Down to Diversify: Leigh Day introduces scheme which searches for black lawyers
October 4, 2019
2 min read
What's going on here?
Law firm Leigh Day intend to recruit six black students without higher education to begin their five-year programme.
What does this mean?
Leigh Day, specialists in personal injury and human rights law, have introduced a new scheme in order to increase their proportion of black employees. Whilst a university degree is not required, Leigh Day does request potential employees to have completed their A-Levels in London to a good standard; training is expected to begin in 2020.
When questioned about this new recruitment campaign, managing partner Frances Swaine explained her motivation was the “low numbers of black lawyers” her firm has hired “compared with other ethnic groups over recent years”. Indeed, statistics support this statement with only 5% of Leigh Day’s employees being black; the rest of the country appear to have a similar situation as statistics released by the Solicitors Regulation Authority reveal only 3% of lawyers are black in both England and Wales.
What's the big picture effect?
It is believed that selecting students from an Afro Caribbean and African background will encourage others of the same ethnicity to apply, diversifying the law firm’s workforce. Statistics have shown that while the number of Asian lawyers across the country has risen by 5%, figures have remained mainly static for blacks, with only a 1% increase. Given the lack of progress made, schemes like the one Leigh Day has introduced may be something for other law firms to consider.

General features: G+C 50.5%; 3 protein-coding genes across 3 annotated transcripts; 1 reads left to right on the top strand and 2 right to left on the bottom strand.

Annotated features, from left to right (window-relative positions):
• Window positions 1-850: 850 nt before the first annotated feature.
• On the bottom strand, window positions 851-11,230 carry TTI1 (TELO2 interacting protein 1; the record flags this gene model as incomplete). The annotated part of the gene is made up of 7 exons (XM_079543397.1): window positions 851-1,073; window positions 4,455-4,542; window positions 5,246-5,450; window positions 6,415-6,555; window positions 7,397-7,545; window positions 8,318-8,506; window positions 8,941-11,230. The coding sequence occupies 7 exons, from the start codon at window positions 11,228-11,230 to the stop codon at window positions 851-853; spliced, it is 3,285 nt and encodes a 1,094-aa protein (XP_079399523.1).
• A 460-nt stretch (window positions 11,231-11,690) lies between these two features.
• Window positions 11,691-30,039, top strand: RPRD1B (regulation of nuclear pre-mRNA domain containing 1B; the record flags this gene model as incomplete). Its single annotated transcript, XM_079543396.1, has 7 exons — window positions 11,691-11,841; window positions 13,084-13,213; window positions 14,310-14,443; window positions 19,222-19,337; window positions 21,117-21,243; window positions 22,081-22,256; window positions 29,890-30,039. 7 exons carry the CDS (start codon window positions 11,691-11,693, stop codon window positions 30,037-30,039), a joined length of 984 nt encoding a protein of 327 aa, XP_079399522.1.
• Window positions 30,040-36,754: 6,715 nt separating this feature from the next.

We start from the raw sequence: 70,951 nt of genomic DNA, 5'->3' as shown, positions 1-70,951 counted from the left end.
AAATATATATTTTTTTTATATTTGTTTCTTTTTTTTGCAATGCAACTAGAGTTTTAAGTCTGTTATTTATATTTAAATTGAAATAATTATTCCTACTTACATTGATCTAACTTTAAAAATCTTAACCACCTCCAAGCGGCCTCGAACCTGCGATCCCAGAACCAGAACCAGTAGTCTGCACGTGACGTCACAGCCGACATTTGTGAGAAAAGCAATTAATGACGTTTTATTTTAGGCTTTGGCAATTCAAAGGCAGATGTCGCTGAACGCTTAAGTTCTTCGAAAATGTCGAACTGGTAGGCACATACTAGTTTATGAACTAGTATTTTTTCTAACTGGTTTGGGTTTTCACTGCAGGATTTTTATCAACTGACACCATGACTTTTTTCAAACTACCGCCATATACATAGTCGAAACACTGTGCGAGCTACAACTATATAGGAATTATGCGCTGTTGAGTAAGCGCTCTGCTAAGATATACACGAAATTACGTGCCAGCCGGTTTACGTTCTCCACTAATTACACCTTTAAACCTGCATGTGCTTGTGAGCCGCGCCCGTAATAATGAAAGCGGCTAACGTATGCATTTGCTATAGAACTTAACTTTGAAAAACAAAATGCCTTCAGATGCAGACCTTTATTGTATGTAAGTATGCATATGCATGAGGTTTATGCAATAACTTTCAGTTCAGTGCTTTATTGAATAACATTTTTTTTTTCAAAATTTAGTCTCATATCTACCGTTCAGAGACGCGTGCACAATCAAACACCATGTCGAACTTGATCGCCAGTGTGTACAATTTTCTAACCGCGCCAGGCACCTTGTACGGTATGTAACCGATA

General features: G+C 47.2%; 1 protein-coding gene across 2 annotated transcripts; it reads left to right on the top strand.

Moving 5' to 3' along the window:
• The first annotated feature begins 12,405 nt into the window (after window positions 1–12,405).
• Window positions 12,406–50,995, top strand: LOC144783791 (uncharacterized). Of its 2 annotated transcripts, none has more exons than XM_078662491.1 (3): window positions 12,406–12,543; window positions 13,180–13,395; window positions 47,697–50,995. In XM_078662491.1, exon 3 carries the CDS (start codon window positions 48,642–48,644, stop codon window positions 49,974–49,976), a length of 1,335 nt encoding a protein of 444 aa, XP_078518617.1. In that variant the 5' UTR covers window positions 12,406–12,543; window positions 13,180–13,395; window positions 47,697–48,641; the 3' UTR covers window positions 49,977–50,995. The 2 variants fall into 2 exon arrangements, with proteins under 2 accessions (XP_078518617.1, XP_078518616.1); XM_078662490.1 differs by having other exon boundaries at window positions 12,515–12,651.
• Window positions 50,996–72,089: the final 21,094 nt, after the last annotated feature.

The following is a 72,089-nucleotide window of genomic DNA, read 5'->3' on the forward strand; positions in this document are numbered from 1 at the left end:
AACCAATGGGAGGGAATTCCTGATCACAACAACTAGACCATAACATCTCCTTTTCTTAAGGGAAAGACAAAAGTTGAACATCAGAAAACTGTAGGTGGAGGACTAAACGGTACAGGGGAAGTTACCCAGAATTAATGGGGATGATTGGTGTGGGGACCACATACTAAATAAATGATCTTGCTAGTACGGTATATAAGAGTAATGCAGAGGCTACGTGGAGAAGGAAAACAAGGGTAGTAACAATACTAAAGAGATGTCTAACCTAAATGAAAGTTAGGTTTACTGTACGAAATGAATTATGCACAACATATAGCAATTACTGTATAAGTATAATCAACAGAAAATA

Diverse workforces do not solely reflect well on the firm, they also have economical advantages. Diversity in the workplace has been noted to bring different perspectives and viewpoints that help firms provide the best service for their clients. Slaughter and May’s head of inclusion, Uzma Hamid-Dizer, echoed this sentiment claiming diversity is “a business imperative”. It is clear that many law firms agree as shown by the steps they have taken to increase diversity in the workplace. Aspiring Solicitors has been working with several firms, including White and Case, to increase minority lawyers. Meanwhile, other firms, like Slaughter and May, have been working with PRIME to help make internships accessible to those from a disadvantaged background
However, whilst the benefits of a diverse workforce is clear, law firms do need to question whether a scheme that allows students to instantly be given a training contract is the best way to tackle the employment disparity. Since Leigh Day’s announcement on twitter, many online have accused the campaign of taking positive discrimination too far.
Ultimately, a delicate balance needs to be struck; it is essential that schemes should be adopted in order to solve the lack of diversity in law firms, which is mutually beneficial to those from disadvantaged backgrounds and to the firm itself, but firms need to be careful that they do not arbitrarily exclude other applicants.
Report written by Hanna Tesfazghi
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